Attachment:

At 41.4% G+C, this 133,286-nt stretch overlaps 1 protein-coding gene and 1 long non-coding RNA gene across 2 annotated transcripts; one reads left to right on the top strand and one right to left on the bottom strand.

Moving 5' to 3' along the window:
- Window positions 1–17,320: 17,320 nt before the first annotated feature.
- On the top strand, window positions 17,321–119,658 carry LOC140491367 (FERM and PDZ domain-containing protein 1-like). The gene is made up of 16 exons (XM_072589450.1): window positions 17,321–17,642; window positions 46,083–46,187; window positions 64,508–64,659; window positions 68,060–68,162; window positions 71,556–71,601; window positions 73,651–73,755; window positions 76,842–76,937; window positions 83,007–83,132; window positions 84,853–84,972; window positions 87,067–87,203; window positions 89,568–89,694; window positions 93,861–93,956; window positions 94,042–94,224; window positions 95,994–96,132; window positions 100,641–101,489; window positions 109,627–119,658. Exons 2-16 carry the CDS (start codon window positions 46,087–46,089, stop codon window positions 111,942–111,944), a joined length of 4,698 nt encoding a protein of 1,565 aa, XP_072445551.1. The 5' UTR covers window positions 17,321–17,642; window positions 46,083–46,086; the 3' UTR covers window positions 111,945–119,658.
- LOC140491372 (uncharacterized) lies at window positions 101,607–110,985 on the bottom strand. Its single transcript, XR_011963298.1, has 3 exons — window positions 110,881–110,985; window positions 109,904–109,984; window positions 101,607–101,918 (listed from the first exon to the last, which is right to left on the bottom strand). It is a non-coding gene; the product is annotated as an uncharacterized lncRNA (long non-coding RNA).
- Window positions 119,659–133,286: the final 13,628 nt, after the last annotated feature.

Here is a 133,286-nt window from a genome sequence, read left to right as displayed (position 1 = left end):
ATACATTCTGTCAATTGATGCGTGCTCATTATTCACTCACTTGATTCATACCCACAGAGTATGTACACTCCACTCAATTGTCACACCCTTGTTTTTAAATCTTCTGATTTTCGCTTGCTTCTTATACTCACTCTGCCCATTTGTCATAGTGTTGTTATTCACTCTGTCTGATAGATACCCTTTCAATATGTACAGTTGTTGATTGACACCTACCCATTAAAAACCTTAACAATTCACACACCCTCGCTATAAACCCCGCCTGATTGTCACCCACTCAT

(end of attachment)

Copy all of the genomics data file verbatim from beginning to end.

At 41.4% G+C, this 133,286-nt stretch overlaps 1 protein-coding gene and 1 long non-coding RNA gene across 2 annotated transcripts; one reads left to right on the top strand and one right to left on the bottom strand.

Moving 5' to 3' along the window:
- Window positions 1–17,320: 17,320 nt before the first annotated feature.
- On the top strand, window positions 17,321–119,658 carry LOC140491367 (FERM and PDZ domain-containing protein 1-like). The gene is made up of 16 exons (XM_072589450.1): window positions 17,321–17,642; window positions 46,083–46,187; window positions 64,508–64,659; window positions 68,060–68,162; window positions 71,556–71,601; window positions 73,651–73,755; window positions 76,842–76,937; window positions 83,007–83,132; window positions 84,853–84,972; window positions 87,067–87,203; window positions 89,568–89,694; window positions 93,861–93,956; window positions 94,042–94,224; window positions 95,994–96,132; window positions 100,641–101,489; window positions 109,627–119,658. Exons 2-16 carry the CDS (start codon window positions 46,087–46,089, stop codon window positions 111,942–111,944), a joined length of 4,698 nt encoding a protein of 1,565 aa, XP_072445551.1. The 5' UTR covers window positions 17,321–17,642; window positions 46,083–46,086; the 3' UTR covers window positions 111,945–119,658.
- LOC140491372 (uncharacterized) lies at window positions 101,607–110,985 on the bottom strand. Its single transcript, XR_011963298.1, has 3 exons — window positions 110,881–110,985; window positions 109,904–109,984; window positions 101,607–101,918 (listed from the first exon to the last, which is right to left on the bottom strand). It is a non-coding gene; the product is annotated as an uncharacterized lncRNA (long non-coding RNA).
- Window positions 119,659–133,286: the final 13,628 nt, after the last annotated feature.

Here is a 133,286-nt window from a genome sequence, read left to right as displayed (position 1 = left end):
ATACATTCTGTCAATTGATGCGTGCTCATTATTCACTCACTTGATTCATACCCACAGAGTATGTACACTCCACTCAATTGTCACACCCTTGTTTTTAAATCTTCTGATTTTCGCTTGCTTCTTATACTCACTCTGCCCATTTGTCATAGTGTTGTTATTCACTCTGTCTGATAGATACCCTTTCAATATGTACAGTTGTTGATTGACACCTACCCATTAAAAACCTTAACAATTCACACACCCTCGCTATAAACCCCGCCTGATTGTCACCCACTCAT